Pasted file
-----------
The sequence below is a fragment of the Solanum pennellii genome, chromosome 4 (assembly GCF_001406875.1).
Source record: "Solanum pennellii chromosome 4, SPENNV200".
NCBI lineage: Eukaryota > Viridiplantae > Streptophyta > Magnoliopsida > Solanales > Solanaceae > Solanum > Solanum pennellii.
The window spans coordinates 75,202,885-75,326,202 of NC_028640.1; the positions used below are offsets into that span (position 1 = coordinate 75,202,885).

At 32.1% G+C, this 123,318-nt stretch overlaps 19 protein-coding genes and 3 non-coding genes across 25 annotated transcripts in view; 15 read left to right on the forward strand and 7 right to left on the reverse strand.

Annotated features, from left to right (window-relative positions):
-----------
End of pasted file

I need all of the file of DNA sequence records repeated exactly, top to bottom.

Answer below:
The sequence below is a fragment of the Solanum pennellii genome, chromosome 4 (assembly GCF_001406875.1).
Source record: "Solanum pennellii chromosome 4, SPENNV200".
NCBI lineage: Eukaryota > Viridiplantae > Streptophyta > Magnoliopsida > Solanales > Solanaceae > Solanum > Solanum pennellii.
The window spans coordinates 75,202,885-75,326,202 of NC_028640.1; the positions used below are offsets into that span (position 1 = coordinate 75,202,885).

At 32.1% G+C, this 123,318-nt stretch overlaps 19 protein-coding genes and 3 non-coding genes across 25 annotated transcripts in view; 15 read left to right on the forward strand and 7 right to left on the reverse strand.

Annotated features, from left to right (window-relative positions):